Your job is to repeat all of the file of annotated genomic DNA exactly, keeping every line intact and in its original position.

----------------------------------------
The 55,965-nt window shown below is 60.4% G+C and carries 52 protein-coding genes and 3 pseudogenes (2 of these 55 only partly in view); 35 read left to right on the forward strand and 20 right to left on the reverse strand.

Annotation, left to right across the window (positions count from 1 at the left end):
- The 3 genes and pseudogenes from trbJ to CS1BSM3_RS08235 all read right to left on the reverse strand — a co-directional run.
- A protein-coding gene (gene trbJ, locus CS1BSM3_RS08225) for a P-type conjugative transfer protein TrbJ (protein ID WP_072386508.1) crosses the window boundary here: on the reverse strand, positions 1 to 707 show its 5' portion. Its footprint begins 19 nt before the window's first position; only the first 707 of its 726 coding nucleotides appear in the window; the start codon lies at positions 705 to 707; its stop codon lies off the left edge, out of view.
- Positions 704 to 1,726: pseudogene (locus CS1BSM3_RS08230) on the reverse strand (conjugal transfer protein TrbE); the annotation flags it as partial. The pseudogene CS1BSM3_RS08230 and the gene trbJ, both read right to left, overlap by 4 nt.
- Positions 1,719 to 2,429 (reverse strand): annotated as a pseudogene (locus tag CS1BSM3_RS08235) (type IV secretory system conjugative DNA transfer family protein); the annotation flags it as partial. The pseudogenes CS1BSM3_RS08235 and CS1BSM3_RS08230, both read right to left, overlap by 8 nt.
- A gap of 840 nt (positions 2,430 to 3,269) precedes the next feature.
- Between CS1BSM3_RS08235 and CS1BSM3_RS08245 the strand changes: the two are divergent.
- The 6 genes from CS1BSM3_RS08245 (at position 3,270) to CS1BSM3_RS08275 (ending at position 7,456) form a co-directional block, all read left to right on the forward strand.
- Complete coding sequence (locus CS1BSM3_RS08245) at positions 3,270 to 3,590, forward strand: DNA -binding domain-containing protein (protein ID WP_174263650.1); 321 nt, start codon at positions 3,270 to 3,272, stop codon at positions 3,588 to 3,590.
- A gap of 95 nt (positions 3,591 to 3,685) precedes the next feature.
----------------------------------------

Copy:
The 55,965-nt window shown below is 60.4% G+C and carries 52 protein-coding genes and 3 pseudogenes (2 of these 55 only partly in view); 35 read left to right on the forward strand and 20 right to left on the reverse strand.

Annotation, left to right across the window (positions count from 1 at the left end):
- The 3 genes and pseudogenes from trbJ to CS1BSM3_RS08235 all read right to left on the reverse strand — a co-directional run.
- A protein-coding gene (gene trbJ, locus CS1BSM3_RS08225) for a P-type conjugative transfer protein TrbJ (protein ID WP_072386508.1) crosses the window boundary here: on the reverse strand, positions 1 to 707 show its 5' portion. Its footprint begins 19 nt before the window's first position; only the first 707 of its 726 coding nucleotides appear in the window; the start codon lies at positions 705 to 707; its stop codon lies off the left edge, out of view.
- Positions 704 to 1,726: pseudogene (locus CS1BSM3_RS08230) on the reverse strand (conjugal transfer protein TrbE); the annotation flags it as partial. The pseudogene CS1BSM3_RS08230 and the gene trbJ, both read right to left, overlap by 4 nt.
- Positions 1,719 to 2,429 (reverse strand): annotated as a pseudogene (locus tag CS1BSM3_RS08235) (type IV secretory system conjugative DNA transfer family protein); the annotation flags it as partial. The pseudogenes CS1BSM3_RS08235 and CS1BSM3_RS08230, both read right to left, overlap by 8 nt.
- A gap of 840 nt (positions 2,430 to 3,269) precedes the next feature.
- Between CS1BSM3_RS08235 and CS1BSM3_RS08245 the strand changes: the two are divergent.
- The 6 genes from CS1BSM3_RS08245 (at position 3,270) to CS1BSM3_RS08275 (ending at position 7,456) form a co-directional block, all read left to right on the forward strand.
- Complete coding sequence (locus CS1BSM3_RS08245) at positions 3,270 to 3,590, forward strand: DNA -binding domain-containing protein (protein ID WP_174263650.1); 321 nt, start codon at positions 3,270 to 3,272, stop codon at positions 3,588 to 3,590.
- A gap of 95 nt (positions 3,591 to 3,685) precedes the next feature.